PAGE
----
and new inspiration, and his Florida watercolors are notable for a wide range of techniques that he employed to portray the exotic landscape, from complex layers of color to delicate transparent washes. These scenes have a spontaneity and freshness that is strikingly different from earlier works. Homer’s Three Figures in an Interior from 1885 (est. $150/250,000) is one of only a handful of works that the artist painted during his travels to Cuba. The previously unknown watercolor was discovered by a man visiting Southern Ireland on a fishing trip. He found the work lying near his favourite fishing spot and took it home. In May of last year, he brought it to the BBC’s Antiques Roadshow valuation day at Althorp House in Northamptonshire. The fine art dealer Philip Mould identified the watercolor as the work of Winslow Homer, and pointed out that it was signed. Mould commented, “[Homer] was an amazing painter, he was an impressionist, he was an illustrator, he travelled on the Continent, but basically he’s claimed by the Americans; he’s one of the great artists who define American heritage.”
Among the works of sculpture included in the sale is a monumental example of Harriet Whitney Frishmuth’s iconic sculpture The Vine, which measures 83 1/2 inches (est. $400/600,000). First modeled in 1921 and cast as a statuette, The Vine quickly became one of Frishmuth’s best-selling bronzes. During the forty-five years that the 11 1/4 inch sculpture was produced, 396 editions were cast, making it one of the largest authorized editions of American bronzes of the period. The small sculpture was modeled after a pose struck by one of Frishmuth’s students in a sculpting class, who later explained it was a position from her dancing. Two years later, in 1923, Frishmuth produced a larger-than-life version for a special exhibition to be held at the National Sculpture Society. The present work is one of only five large-scale bronze editions of The Vine and is from the collection of the Regents of the University of California. Sotheby’s will also offer a strong selection of Western works, including paintings and sculpture by Frederic Remington being sold by the Art Institute of Chicago. Several of the sale’s top Western works come from the aforementioned Minnesota Private Collection, among them Walter Ufer’s The Red Moccasins, from 1917 (est. $500/700,000). Ufer travelled to New Mexico in 1914 with the sponsorship of the Chicago Mayor, who encouraged young artists to visit Taos. In Taos, Ufer was struck by both the landscape and the declining native culture of the Pueblo Indians in the face of modernization. The artist’s depiction of the moccasin mender carefully preparing the traditional Taos footwear amidst broken boards, rough clay walls and a damaged blackware pot reveals his compassion for the plight of the Indian people, who were forced to adjust to a transforming world.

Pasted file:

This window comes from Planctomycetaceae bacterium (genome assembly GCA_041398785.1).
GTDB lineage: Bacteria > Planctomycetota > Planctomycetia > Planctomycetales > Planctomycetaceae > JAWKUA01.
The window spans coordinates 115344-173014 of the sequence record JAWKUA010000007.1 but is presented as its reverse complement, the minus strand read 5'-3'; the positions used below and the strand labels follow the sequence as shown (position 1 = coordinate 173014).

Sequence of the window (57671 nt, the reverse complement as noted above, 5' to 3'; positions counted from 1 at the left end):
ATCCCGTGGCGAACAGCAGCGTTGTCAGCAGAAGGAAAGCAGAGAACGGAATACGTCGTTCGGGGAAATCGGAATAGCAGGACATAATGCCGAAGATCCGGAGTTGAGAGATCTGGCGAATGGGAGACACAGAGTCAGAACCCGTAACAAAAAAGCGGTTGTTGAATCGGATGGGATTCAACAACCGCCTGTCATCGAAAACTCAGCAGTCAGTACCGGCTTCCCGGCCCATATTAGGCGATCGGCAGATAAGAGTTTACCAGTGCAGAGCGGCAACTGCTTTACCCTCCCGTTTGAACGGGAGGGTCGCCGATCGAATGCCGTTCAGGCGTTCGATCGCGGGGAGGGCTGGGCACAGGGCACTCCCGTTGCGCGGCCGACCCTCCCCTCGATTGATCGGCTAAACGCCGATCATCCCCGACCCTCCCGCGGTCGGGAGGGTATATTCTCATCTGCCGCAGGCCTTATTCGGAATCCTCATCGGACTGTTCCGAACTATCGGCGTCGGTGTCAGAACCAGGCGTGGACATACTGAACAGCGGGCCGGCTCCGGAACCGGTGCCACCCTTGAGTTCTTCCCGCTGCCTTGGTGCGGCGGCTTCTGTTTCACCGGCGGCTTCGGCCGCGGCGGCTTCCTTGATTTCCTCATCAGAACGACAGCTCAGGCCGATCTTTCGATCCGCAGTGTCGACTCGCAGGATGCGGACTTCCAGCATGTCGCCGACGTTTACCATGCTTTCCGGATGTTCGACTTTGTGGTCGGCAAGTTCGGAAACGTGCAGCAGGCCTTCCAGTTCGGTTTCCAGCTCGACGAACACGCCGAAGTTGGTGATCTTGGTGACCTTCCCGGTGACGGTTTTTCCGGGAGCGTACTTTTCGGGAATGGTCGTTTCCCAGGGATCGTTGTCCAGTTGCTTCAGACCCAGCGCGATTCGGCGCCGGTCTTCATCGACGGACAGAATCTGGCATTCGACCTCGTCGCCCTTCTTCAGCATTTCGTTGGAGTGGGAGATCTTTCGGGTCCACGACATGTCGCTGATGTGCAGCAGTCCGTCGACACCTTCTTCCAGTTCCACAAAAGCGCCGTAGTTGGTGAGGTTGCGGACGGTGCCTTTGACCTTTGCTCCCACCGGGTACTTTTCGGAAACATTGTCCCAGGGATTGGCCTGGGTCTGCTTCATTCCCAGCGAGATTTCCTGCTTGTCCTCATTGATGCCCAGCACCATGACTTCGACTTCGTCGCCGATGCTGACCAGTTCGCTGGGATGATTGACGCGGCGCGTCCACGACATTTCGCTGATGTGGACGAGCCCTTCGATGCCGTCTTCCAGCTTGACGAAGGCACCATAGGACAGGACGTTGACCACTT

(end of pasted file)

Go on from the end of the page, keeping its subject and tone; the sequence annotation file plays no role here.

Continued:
Charles Marion Russell’s Buffalo Hunting, dated 1894, will also be offered from the Private Minnesota Collection (est.
$400/600,000). For Russell, who travelled to Montana one summer at the